document. document.
3.1.1. Access mode: 'c' 3.1.1. Access mode: 'c'
This access mode is standard Mobile IPv4 [2] with a co-located This access mode is standard Mobile IPv4 [2] with a co-located
care-of address. The mobile node must detect that it is connected to care-of address. The mobile node must detect that it is connected to
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3.3. Mobility when outside the enterprise 3.3. Mobility when outside the enterprise
When the mobile node is attached to an untrusted network, it sets up When the mobile node is attached to an untrusted network, it sets up
an IPsec VPN tunnel with the VPN gateway to gain access to the an IPsec VPN tunnel with the VPN gateway to gain access to the
enterprise network. If the mobile node moves and its IP address enterprise network. If the mobile node moves and its IP address
changes, it initiates the MOBIKE protocol [3] to update the address changes, it initiates the MOBIKE protocol [3] to update the address
on the VPN gateway. on the VPN gateway.
The mobile node maintains a binding at the home agent even when it is The mobile node maintains a binding at the home agent even when it is
outside the enterprise network. If the TIA changes or the mobile outside the enterprise network. If the TIA changes due to the mobile
node attaches to another VPN gateway, the mobile node should send a node re-connecting to the VPN gateway or attaching to a different VPN
Registration Request to its home agent to update the binding cache gateway, the mobile node should send a Registration Request to its
with the new TIA. home agent to update the binding cache with the new TIA.
3.4. Crossing Security Boundaries 3.4. Crossing Security Boundaries
Security boundary detection is based on the reachability of the i-HA Security boundary detection is based on the reachability of the i-HA
from the mobile node's current point of attachment. Whenever the from the mobile node's current point of attachment. Whenever the
mobile node detects that it has moved to a new IP subnet [13] and its mobile node detects that it has moved to a new IP subnet [9] and its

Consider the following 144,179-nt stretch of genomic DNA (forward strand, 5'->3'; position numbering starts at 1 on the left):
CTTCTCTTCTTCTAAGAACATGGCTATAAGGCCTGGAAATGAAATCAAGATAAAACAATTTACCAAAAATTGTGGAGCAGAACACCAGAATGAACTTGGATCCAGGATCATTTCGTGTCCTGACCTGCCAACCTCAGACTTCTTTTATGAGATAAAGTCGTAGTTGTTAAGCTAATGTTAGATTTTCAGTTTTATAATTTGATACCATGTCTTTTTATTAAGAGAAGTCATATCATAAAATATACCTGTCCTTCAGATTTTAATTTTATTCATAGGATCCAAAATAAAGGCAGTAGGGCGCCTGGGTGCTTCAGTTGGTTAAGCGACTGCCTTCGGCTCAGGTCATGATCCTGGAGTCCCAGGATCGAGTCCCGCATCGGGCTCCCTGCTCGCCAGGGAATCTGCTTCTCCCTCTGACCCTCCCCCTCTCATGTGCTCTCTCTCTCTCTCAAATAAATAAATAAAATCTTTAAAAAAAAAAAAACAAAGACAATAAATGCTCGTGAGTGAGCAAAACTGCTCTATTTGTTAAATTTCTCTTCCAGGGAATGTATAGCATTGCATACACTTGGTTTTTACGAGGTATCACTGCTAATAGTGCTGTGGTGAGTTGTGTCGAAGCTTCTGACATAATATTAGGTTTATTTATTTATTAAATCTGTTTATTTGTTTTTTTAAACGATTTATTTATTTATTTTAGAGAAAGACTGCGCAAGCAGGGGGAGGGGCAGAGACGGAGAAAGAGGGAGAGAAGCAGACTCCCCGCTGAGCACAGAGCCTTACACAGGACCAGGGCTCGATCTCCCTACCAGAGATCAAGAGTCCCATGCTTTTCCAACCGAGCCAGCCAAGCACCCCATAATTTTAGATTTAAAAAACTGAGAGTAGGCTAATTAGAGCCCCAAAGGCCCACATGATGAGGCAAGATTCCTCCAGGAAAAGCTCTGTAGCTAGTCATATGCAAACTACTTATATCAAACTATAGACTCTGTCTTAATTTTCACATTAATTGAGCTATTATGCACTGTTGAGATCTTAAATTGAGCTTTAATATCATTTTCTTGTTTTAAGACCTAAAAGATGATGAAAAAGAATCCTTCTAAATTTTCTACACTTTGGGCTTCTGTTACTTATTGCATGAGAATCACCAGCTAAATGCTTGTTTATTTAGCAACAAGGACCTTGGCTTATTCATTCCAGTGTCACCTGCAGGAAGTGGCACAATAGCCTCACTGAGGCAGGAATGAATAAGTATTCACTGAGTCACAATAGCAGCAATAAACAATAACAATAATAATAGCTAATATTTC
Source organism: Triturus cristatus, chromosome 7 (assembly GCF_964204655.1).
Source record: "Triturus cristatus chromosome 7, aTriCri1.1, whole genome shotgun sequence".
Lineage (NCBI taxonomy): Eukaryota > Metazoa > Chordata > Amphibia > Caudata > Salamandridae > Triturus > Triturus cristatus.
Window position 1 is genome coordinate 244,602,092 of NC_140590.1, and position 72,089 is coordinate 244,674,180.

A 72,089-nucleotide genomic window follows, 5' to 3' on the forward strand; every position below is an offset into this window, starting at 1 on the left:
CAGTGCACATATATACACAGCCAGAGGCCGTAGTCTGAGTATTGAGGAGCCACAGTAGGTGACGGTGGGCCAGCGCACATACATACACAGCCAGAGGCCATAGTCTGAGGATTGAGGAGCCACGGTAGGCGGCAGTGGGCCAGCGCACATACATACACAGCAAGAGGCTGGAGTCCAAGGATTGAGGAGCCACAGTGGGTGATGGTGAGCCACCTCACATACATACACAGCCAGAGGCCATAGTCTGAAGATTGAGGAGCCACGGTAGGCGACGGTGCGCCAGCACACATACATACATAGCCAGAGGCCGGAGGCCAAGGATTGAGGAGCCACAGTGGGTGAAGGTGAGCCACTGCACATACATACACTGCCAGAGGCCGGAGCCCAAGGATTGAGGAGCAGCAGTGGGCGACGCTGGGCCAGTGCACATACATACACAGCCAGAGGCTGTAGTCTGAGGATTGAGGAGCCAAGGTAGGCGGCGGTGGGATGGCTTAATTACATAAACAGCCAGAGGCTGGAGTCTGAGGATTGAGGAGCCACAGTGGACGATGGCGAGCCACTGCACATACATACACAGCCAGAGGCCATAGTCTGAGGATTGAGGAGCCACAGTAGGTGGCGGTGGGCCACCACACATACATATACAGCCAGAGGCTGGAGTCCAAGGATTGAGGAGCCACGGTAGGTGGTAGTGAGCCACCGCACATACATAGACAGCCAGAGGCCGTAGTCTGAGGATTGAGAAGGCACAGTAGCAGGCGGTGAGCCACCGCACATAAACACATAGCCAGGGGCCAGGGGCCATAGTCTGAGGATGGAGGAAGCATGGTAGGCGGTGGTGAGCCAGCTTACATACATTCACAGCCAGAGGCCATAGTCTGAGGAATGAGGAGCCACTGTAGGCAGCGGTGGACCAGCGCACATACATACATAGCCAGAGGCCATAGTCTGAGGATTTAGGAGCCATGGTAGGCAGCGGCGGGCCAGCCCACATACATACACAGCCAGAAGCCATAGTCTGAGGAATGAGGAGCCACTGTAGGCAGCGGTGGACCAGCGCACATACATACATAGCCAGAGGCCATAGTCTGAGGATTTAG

IP address changes, it sends a Registration Request to the i-HA IP address changes, it sends a Registration Request to the i-HA
without any VPN encapsulation. If the mobile node receives a without any VPN encapsulation. If the mobile node receives a
Registration Reply, then it is assumes that it is on a trusted Registration Reply, then it is assumes that it is on a trusted
network. This is based on the mechanism described in [10] to detect network. This is based on the mechanism described in [6] to detect
attachment to the internal trusted network. The mobile node should attachment to the internal trusted network. The mobile node should
re-transmit the Registration Request if it does not receive the re-transmit the Registration Request if it does not receive the
Registration Reply within a timeout period. The number of times the Registration Reply within a timeout period. The number of times the
mobile node should re-transmit the Registration Request and the mobile node should re-transmit the Registration Request and the
timeout period for receiving the Registration Reply are configurable timeout period for receiving the Registration Reply are configurable
on the mobile node. on the mobile node.
When the mobile node is attached to an untrusted network and is using
an IPsec VPN to the enterprise network, the ability to send a
Registration Request to the i-HA without VPN encapsulation would
require some interaction between the IPsec and MIPv4 modules on the
mobile node. This is local to the mobile node and out of scope for
this document.
If the mobile node has an existing VPN tunnel to its VPN gateway, it If the mobile node has an existing VPN tunnel to its VPN gateway, it
MUST send a MOBIKE message at the same time as the registration MUST send a MOBIKE message at the same time as the registration
request to the i-HA whenever the IP address changes. If the mobile request to the i-HA whenever the IP address changes. If the mobile
node receives a response from the VPN gateway, but not from the i-HA, node receives a response from the VPN gateway, but not from the i-HA,
it assumes it is outside the enterprise network. If it receives a it assumes it is outside the enterprise network. If it receives a
response from the i-HA, then it assumes it is inside the enterprise response from the i-HA, then it assumes it is inside the enterprise
network. network.
There could also be some out-of-band mechanisms that involve There could also be some out-of-band mechanisms that involve
configuring the wireless access points with some information which configuring the wireless access points with some information which
the mobile node can recognize as access points that belong to the the mobile node can recognize as access points that belong to the
trusted network in an enterprise network. Such mechanisms are beyond trusted network in an enterprise network. Such mechanisms are beyond
the scope of this document. the scope of this document.